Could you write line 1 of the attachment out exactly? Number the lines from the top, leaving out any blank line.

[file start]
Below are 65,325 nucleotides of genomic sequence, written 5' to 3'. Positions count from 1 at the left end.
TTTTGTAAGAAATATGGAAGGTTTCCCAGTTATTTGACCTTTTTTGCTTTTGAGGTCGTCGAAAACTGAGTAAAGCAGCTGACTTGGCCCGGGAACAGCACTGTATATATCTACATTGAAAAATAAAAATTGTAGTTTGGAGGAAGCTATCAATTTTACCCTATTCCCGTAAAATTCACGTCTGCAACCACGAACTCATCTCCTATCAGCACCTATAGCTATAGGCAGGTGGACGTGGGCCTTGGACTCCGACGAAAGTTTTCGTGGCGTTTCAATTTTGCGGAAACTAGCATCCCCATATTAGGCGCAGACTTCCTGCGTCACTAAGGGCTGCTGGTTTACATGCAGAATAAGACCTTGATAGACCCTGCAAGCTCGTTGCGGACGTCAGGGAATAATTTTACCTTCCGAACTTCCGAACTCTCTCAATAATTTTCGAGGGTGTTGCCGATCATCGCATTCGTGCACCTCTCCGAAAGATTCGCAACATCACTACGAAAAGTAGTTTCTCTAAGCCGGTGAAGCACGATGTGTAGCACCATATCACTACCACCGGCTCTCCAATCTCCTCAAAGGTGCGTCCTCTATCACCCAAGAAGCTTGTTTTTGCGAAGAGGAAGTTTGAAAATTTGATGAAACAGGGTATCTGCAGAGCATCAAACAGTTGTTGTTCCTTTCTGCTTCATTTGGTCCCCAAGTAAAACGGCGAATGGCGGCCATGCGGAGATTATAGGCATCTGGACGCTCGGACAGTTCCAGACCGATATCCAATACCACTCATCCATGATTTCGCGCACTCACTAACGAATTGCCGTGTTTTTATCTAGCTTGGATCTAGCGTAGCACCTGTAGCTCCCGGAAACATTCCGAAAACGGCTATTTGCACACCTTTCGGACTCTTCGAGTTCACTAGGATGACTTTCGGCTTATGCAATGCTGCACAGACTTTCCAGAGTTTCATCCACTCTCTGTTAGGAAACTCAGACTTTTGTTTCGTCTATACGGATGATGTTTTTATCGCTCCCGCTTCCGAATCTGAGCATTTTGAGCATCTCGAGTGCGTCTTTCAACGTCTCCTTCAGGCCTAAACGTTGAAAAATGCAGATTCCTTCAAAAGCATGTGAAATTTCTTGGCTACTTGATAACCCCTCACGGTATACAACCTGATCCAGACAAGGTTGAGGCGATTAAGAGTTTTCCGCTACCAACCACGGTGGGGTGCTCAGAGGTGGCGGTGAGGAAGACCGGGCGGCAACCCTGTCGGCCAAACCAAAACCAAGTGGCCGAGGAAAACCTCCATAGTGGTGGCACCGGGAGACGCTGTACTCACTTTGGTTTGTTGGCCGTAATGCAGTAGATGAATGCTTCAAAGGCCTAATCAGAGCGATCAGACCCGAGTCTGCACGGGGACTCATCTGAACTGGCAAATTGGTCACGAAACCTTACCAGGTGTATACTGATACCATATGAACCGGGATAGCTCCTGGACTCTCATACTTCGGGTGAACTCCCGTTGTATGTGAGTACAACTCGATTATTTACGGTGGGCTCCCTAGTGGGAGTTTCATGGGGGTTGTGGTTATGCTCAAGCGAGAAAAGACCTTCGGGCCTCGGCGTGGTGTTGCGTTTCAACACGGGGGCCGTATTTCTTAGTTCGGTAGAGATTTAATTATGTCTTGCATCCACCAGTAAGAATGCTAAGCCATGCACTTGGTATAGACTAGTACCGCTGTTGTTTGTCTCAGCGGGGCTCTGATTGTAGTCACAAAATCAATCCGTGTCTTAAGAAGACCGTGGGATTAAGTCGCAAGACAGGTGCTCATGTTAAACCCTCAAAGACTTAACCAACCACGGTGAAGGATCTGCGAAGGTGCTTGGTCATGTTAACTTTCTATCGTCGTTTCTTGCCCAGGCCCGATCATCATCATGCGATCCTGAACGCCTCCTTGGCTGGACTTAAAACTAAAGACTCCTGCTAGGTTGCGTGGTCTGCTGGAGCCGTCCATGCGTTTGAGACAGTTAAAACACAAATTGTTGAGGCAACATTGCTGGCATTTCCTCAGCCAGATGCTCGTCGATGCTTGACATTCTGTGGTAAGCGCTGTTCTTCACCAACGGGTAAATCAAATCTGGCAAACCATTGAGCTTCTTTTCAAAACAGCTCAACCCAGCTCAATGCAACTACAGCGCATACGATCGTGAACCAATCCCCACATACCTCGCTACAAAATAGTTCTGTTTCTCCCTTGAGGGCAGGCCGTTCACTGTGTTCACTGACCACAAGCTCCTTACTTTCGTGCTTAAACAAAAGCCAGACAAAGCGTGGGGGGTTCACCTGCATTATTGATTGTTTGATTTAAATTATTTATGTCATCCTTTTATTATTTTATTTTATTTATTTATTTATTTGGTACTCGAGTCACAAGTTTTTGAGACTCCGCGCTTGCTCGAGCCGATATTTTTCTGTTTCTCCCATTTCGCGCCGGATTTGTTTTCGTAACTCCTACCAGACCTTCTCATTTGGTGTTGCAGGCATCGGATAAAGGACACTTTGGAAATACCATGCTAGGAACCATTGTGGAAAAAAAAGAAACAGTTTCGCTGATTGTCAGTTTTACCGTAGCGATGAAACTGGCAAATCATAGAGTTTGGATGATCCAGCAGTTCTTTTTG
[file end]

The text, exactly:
Below are 65,325 nucleotides of genomic sequence, written 5' to 3'. Positions count from 1 at the left end.